Shakespeare vs Chekhov in Northern Ireland
Deaglán de Bréadún
Talking to a friend about Northern Ireland yesterday we mulled over the dangers and possibilities that exist, or in some cases lurk, in the present situation. The killings of the two British soldiers and the (Catholic) police officer as well as the recent street disruption suggested there are more deadly dangers than hopeful possibilities at the moment.
Easter is coming up shortly. It’s the anniversary of the 1916 Rising, of course, so the dissident republicans will be endeavouring to bring off a big “spectacular”. The blood is up over Easter in republican circles and it is seen as a time for renewal of vows to the cause. The morbid accountancy of these matters is that a fatal shooting at this time of year generates greater support than at any other.
I am sure the dissidents are well aware of this stark and terrible reality. Likewise the mainstream republicans in Sinn Féin who have opted for a very different course of action.
After 25 years of war and a campaign that made the 1956-62 endeavour look like an afternoon picnic they chose the path of persuasion. Unlike the area freed in the War of Independence, there is a very large majority in the North which wants to remain in the United Kingdom. The bomb and the bullet won’t change that and the only way to do it is through politics.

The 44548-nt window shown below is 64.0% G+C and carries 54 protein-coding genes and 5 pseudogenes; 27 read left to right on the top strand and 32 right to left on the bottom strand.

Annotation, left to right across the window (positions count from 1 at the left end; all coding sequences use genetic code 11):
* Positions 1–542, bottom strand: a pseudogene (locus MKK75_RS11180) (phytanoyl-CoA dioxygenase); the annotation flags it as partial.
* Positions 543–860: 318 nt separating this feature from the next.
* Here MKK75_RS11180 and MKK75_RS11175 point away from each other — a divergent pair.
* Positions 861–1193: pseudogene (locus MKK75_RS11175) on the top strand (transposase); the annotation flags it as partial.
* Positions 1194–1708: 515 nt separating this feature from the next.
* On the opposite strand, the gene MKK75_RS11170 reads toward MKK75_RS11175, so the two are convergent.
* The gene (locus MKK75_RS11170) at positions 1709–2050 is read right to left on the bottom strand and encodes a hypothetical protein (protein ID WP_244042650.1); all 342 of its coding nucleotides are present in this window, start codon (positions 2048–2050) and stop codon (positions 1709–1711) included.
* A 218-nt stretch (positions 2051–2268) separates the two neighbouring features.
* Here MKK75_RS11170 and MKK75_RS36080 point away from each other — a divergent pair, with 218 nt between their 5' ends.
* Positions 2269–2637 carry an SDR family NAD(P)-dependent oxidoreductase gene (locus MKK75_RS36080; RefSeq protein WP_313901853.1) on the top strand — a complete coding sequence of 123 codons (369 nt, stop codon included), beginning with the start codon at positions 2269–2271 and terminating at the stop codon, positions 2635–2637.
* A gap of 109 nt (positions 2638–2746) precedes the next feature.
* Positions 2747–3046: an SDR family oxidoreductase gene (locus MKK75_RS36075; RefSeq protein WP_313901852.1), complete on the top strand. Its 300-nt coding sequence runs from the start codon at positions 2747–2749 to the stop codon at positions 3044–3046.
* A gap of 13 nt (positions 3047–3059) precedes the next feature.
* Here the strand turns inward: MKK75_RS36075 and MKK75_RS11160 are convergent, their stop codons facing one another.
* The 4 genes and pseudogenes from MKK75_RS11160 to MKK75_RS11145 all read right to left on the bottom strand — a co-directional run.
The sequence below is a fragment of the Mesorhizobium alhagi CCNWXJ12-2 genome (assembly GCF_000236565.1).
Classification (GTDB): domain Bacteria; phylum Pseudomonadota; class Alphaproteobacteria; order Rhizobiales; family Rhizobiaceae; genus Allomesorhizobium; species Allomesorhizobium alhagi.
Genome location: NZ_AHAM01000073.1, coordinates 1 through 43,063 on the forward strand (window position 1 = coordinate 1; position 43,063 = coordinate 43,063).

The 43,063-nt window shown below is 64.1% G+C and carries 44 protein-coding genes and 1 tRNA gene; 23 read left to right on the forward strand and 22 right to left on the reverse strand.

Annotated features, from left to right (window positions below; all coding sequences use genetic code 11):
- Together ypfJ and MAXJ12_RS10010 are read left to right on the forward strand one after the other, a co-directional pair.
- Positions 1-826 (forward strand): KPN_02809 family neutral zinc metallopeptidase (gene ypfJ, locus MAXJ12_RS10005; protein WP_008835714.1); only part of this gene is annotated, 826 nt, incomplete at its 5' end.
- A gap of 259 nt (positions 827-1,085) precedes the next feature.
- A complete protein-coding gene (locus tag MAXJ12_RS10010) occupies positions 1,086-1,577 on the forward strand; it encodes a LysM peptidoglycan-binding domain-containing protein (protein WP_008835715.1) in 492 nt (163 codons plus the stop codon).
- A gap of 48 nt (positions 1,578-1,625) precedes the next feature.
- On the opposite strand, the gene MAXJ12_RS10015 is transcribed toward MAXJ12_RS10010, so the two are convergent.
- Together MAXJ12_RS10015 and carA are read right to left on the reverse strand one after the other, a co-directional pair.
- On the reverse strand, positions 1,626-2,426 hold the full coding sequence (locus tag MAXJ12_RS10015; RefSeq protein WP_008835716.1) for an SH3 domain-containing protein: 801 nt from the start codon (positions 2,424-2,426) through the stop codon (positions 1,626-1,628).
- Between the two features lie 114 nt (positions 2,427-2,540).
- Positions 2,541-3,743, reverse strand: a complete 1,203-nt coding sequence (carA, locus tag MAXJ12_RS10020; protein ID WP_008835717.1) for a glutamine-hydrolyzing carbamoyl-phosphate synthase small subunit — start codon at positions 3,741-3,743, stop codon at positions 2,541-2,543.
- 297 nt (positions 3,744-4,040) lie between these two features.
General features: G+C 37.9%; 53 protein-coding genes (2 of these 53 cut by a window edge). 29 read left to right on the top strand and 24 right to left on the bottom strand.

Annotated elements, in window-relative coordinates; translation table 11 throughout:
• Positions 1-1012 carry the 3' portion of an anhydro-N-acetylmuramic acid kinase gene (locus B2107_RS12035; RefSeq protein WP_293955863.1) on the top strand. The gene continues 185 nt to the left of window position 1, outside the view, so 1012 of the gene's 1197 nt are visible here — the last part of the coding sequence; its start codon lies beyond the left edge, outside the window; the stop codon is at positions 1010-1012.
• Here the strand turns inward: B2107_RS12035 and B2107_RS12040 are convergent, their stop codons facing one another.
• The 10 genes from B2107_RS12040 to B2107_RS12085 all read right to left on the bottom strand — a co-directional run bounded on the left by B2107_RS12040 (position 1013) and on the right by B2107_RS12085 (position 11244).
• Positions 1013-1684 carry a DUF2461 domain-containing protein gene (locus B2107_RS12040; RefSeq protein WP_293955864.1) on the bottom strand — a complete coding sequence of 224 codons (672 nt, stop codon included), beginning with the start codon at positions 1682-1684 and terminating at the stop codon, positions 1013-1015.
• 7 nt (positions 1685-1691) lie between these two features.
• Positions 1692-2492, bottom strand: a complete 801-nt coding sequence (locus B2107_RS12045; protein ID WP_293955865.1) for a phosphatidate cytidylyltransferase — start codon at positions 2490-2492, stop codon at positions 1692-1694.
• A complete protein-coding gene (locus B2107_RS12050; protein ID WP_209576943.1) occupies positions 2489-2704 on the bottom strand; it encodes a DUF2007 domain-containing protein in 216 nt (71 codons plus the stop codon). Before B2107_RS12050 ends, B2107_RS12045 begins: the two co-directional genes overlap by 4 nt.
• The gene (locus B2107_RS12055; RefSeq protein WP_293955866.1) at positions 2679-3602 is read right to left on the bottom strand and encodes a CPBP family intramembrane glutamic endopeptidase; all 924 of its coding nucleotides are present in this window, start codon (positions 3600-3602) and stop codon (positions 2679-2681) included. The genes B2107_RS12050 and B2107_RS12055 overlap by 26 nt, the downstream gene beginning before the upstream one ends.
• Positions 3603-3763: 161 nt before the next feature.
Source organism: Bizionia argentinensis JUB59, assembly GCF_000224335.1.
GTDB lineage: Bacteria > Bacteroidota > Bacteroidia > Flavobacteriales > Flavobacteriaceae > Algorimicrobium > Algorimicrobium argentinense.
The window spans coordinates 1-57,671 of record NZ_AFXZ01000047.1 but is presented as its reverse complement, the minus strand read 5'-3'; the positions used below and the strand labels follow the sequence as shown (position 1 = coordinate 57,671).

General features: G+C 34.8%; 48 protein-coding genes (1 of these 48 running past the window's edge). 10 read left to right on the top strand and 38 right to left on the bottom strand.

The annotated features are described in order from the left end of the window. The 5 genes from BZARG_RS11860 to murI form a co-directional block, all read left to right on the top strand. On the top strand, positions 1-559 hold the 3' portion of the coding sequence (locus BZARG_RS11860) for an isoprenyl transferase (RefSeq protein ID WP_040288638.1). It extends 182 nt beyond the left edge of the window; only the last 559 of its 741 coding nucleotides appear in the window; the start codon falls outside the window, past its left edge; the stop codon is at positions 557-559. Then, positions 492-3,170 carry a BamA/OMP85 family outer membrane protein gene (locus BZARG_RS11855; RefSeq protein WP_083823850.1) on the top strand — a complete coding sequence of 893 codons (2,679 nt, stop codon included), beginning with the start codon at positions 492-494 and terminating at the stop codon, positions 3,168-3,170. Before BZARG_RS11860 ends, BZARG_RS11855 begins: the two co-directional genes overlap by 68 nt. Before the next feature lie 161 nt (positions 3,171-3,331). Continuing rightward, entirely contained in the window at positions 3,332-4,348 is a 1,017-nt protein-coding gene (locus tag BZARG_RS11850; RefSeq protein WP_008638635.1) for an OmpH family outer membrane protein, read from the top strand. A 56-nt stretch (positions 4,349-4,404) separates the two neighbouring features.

Personally, I believe it can be done but it will take time and, more importantly, leadership. Politics is long hard road and can be very frustrating at times. Enoch Powell, a largely-forgotten Tory maverick in the House of Commons, said that all political careers end in failure. It’s a sobering thought, especially for republicans inspired by the apocalyptic vision of Patrick Pearse.
But some 20 years ago the unification of Germany – a very different country with a very different history it should be said – was achieved without a single shot being fired. Apartheid was overthrown in South Africa, mainly by political means rather than armed actions.
There are some parallels between the North and the longrunning Israeli-Palestinian stand-off. The Israeli novelist Amos Oz has said that there are two types of resolution to a conflict: Shakespearean and Chekhovian.
In a Shakespeare drama, the stage may be littered with bodies but all the wrongs are righted, all injuries revenged, all loose ends tied-up. In the dramas of the great Russian writer Anton Chekhov everyone is brokenhearted, embittered, disappointed, sad and disillusioned – but they remain alive.
We are in the middle of a Chekhov play in the North at the moment but there are signs that the audience – including perhaps sections of the media – is getting bored and feels tempted to go next door to see the sword-fight in Hamlet. Meanwhile someone is phoning in a warning to say there is a bomb in the theatre but, as is supposed to have happened in Omagh, the correct message isn’t getting through.